Winged Warriors of the NASCAR Circuit
Ask any child between the ages of 12 and 3 who “The King” is and he will immediately direct you to the Disney-Pixar movie “Cars” and a blue 1970 Superbird that is designed to look just like the one driven by Richard Petty. The King is a talking car, voice by Petty himself, and it also wears his racing number, 43. The Cars character was incredibly popular with children who fell in love with the movie and the anthropomorphic cars, and it brought back the love for the Winged Warriors that rocked NASCAR for a few short glory-filled years.
Richard Petty: The Legend
The “Winged Warriors” was a collection of Mopar cars designed specifically to race in the NASCAR circuit. These cars were a product of the young Richard Petty deciding to part ways with Chrysler and turn to Ford because the Chrysler race cars from 1968 continued to lose to the Ford Torinos.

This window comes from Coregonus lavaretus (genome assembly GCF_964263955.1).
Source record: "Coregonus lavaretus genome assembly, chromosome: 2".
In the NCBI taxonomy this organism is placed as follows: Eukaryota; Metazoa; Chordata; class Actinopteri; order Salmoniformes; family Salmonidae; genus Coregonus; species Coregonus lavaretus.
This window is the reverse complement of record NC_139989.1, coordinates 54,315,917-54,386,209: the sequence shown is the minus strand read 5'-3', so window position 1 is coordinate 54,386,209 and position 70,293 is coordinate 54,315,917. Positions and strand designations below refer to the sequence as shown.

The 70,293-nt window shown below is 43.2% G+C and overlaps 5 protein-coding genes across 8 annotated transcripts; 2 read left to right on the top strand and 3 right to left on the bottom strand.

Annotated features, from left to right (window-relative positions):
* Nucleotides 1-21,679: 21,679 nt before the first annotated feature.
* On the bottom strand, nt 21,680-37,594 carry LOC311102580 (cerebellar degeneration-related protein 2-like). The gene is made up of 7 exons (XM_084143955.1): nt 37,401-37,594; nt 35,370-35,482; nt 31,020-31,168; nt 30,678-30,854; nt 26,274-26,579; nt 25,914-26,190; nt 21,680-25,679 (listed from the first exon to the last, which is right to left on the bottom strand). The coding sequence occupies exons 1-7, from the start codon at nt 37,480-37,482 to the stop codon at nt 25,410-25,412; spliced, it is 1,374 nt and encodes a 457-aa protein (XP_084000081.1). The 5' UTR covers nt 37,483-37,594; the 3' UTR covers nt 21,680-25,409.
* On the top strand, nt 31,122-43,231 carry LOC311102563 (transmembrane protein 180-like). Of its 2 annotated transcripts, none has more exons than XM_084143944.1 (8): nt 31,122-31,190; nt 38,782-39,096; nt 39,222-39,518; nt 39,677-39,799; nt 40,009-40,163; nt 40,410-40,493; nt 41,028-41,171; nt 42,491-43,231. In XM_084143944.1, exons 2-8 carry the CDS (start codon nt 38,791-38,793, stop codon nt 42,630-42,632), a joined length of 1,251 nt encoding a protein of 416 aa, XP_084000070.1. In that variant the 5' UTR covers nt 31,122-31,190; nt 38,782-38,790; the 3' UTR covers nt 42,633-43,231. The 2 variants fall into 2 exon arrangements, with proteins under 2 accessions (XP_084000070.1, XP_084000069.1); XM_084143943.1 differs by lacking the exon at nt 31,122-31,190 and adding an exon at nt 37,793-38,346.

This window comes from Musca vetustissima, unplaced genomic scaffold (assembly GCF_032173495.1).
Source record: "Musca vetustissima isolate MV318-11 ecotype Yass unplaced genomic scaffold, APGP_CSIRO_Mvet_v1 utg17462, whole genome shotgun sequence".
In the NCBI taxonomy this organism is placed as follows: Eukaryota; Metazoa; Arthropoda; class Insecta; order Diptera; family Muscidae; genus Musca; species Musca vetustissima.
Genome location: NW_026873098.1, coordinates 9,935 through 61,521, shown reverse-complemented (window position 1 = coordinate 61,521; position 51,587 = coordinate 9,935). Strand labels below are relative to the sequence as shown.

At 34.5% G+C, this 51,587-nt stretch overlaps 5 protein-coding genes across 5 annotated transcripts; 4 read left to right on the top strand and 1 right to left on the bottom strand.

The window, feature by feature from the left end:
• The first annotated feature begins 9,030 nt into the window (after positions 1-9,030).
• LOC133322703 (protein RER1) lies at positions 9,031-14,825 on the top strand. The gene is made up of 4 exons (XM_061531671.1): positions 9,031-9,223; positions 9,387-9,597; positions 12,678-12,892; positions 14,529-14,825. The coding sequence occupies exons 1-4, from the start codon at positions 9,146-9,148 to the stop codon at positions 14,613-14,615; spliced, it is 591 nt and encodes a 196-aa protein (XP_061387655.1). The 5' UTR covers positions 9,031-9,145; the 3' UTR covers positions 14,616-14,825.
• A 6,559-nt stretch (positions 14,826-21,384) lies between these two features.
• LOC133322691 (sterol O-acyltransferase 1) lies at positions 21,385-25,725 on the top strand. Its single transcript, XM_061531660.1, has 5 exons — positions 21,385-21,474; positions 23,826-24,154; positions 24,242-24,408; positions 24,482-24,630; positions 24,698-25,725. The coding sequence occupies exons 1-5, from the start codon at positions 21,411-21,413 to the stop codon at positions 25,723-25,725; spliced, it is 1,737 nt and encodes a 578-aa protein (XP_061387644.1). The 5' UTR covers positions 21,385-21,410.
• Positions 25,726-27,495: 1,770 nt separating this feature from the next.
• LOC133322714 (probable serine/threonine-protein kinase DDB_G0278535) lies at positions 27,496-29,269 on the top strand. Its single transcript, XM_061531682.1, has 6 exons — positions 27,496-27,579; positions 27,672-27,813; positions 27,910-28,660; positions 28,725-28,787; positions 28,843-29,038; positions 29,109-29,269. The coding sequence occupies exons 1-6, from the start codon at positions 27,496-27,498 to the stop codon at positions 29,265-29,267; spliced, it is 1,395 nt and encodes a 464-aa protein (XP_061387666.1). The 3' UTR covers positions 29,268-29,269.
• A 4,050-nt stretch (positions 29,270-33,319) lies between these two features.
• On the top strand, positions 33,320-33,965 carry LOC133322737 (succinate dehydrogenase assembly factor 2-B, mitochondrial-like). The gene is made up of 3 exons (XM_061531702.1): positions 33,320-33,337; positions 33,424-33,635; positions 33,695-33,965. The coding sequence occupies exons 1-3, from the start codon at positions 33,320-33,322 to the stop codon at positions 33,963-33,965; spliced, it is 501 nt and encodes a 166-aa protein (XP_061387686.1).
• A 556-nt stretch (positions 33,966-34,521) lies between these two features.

Chrysler was awakened to their problem when Petty left. In order to woo Petty back to their ranks, they made some major restructuring. The company designed the Dodge Charger Daytona – named for the famous race track – and with the 426c HEMI, Chrysler began to see some wins. What set the 1969 Dodge Charger Daytona apart from the other NASCAR racers of the day was the huge airfoil on the back of the car and down-turned nose. These aerodynamic features earned the car the name “aero-car”, but when Plymouth put the wing on its Superbird in 1970, the name changed to Winged Warriors. The three-foot tall wings were unique and drew attention and eventually Petty came back and went on to be a legend in the bright blue 1970 Superbird.
One Year of Glory for the Warriors
Sadly, the Winged Warriors did not last long on the NASCAR circuit. Once the Winged Warriors, the Dodge Daytona Charger and the Plymouth Superbird, began dominating the tracks and winning 13 super speedway titles in slightly over one year, NASCAR made a new rule that the cars could not have the 426 Hemi; they could only have the 305 engine which took both vehicles out of the playing field.